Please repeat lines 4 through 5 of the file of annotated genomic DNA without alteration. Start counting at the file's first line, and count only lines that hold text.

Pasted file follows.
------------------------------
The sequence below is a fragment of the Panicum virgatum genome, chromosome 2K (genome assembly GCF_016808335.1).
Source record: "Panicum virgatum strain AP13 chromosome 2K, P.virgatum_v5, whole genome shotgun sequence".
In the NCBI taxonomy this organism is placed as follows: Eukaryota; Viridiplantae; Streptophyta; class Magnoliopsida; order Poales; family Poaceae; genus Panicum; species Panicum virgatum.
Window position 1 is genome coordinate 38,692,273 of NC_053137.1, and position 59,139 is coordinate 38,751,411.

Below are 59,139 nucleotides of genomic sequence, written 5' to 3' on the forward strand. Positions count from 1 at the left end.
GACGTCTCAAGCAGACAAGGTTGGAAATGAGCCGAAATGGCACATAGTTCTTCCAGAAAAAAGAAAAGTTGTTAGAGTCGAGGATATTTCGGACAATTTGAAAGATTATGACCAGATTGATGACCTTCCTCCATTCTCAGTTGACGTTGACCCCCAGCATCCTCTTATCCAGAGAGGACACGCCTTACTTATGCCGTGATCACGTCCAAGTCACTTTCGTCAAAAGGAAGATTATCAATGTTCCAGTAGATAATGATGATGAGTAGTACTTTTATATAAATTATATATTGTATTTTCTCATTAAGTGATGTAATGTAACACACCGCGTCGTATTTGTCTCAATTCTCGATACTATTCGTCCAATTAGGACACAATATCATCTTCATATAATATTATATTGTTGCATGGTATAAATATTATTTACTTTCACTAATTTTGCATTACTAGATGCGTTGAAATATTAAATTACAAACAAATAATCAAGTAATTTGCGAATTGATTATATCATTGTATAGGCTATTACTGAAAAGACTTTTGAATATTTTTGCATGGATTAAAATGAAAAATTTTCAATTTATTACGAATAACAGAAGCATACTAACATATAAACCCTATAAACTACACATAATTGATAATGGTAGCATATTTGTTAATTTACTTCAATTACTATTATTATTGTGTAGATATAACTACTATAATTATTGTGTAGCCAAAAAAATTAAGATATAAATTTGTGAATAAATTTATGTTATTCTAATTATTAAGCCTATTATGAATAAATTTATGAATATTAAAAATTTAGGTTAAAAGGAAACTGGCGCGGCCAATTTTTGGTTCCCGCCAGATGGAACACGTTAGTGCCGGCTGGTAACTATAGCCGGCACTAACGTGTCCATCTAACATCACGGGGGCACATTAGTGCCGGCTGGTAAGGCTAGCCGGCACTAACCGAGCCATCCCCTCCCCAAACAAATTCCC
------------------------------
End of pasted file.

Window position 1 is genome coordinate 38,692,273 of NC_053137.1, and position 59,139 is coordinate 38,751,411.

Below are 59,139 nucleotides of genomic sequence, written 5' to 3' on the forward strand. Positions count from 1 at the left end.